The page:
• The scan at your selected partner scanning centre
  • Digital access to your imaging report
  • Copies of your images available upon request
  • Post-scan 1-1 clinician consultation to discuss your results and recommendations for next steps

If you're looking to book a private CT scan near you, our platform offers access to over 100 scanning sites across the UK.

How soon do doctors receive CT scan results?

Our expert clinician team receive your CT scan images and report up to 7 working days after your scan, but usually within a few days. This gives enough time for your images to be prepared, and for a radiologist to write a report of their findings.

How long should you have to wait for a CT scan result?

After our clinical team receive your results, they will review the outcomes in relation to your individual needs. They will contact you for a follow-up call within 2 days of receiving your results, to explain the report and suggest any next steps required. You’ll also receive digital access to your report, which you can share with your GP, consultant or specialist.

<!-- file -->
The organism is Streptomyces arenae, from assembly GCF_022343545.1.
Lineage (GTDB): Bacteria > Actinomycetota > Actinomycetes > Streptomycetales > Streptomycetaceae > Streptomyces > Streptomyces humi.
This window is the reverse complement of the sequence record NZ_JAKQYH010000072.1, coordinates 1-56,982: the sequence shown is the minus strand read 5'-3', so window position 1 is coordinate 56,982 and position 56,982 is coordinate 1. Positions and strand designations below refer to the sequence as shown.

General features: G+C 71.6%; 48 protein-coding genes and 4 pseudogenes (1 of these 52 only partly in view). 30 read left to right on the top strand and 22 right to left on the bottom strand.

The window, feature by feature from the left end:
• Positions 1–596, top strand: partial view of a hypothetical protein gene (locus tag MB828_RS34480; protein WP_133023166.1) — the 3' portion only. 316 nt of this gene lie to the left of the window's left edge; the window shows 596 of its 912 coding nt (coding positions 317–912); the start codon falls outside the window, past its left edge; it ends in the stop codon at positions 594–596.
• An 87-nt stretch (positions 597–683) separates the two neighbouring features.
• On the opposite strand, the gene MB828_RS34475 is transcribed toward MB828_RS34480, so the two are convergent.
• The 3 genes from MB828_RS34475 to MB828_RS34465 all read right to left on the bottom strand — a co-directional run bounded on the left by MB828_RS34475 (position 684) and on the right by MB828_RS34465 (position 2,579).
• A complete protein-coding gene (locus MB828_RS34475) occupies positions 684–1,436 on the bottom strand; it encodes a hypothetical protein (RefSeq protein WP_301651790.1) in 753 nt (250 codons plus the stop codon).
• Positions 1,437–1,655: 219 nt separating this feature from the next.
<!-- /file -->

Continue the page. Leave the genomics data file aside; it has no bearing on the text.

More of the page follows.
Currently, around a quarter of people due for NHS scans are waiting more than 6 weeks for an appointment, and a further few weeks for their results. It is our mission to reduce this pressure and provide fast access to medically necessary CT scans for our patients.


📢 Next Steps:

    • Book a private CT scan near you, without GP referral - our medical team will provide a quick referral and fast results with no waiting lists.
    • Visit our news page to learn more about CT scans and how to prepare.

 


Sources used

https://www.bbc.co.uk/news/uk-59030945

https://www.nhs.uk/conditions/ct-scan/

https://www.healthline.com/health/ct-scan#risks

https://www.radiologyinfo.org/en/info/safety-contrast

https://www.nibib.nih.gov/science-education/science-topics/computed-tomography-ct